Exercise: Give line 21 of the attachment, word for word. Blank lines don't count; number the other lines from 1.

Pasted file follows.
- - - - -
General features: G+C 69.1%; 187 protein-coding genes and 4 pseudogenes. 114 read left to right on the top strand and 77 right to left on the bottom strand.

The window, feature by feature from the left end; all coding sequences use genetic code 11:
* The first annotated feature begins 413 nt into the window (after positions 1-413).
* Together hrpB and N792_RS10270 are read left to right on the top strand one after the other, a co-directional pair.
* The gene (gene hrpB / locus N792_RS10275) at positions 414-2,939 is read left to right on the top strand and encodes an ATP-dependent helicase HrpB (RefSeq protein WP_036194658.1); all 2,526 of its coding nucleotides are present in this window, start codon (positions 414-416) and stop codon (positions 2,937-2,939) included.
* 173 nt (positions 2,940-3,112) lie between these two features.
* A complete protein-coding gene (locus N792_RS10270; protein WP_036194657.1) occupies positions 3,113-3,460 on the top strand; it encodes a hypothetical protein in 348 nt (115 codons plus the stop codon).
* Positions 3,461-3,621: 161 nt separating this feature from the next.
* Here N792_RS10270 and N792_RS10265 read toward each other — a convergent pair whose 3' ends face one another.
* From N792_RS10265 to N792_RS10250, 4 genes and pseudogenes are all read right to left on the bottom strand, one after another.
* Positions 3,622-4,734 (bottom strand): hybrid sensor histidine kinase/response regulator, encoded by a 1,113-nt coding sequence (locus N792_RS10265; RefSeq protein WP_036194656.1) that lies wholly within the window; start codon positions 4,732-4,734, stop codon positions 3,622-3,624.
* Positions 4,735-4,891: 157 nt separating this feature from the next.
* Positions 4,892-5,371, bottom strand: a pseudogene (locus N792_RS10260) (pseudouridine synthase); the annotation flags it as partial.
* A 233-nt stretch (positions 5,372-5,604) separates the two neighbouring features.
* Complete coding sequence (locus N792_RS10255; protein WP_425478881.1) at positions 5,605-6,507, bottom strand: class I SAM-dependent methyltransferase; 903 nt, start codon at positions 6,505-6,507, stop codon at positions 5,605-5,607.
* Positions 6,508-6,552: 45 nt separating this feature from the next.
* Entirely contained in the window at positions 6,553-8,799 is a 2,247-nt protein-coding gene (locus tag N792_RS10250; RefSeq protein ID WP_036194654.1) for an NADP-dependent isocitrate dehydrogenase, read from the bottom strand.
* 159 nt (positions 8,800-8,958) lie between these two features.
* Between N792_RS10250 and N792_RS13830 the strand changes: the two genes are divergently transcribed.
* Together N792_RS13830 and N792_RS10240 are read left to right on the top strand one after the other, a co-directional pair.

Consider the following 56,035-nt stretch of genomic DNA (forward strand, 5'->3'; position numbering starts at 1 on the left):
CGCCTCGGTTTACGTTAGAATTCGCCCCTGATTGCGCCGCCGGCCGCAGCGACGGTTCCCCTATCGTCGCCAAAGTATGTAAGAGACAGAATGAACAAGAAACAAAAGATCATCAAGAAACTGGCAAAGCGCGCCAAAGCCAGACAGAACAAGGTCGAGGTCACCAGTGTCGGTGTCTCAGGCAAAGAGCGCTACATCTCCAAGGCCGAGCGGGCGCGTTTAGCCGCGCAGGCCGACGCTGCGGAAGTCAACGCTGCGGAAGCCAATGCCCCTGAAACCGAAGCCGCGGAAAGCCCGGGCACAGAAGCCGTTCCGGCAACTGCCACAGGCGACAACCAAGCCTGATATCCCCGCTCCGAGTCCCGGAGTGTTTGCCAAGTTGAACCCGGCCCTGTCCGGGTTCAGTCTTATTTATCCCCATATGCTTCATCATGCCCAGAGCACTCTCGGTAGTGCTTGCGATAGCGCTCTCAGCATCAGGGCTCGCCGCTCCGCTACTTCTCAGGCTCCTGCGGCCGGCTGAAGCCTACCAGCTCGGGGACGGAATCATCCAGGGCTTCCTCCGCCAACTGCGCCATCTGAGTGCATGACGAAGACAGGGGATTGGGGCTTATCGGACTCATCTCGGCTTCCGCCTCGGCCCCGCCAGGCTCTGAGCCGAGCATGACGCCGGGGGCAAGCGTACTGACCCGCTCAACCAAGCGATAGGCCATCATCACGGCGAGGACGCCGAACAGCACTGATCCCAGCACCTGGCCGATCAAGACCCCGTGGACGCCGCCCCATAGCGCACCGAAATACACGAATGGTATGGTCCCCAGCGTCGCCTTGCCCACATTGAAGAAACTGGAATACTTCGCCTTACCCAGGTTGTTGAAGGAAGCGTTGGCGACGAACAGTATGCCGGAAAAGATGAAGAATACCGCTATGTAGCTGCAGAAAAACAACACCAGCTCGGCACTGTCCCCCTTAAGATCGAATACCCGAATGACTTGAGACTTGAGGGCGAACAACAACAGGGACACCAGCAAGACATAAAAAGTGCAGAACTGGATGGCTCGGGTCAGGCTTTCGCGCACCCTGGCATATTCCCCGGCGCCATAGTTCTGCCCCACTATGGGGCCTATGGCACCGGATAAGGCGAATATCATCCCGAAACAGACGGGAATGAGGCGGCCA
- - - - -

Consider the following 56,035-nt stretch of genomic DNA (forward strand, 5'->3'; position numbering starts at 1 on the left):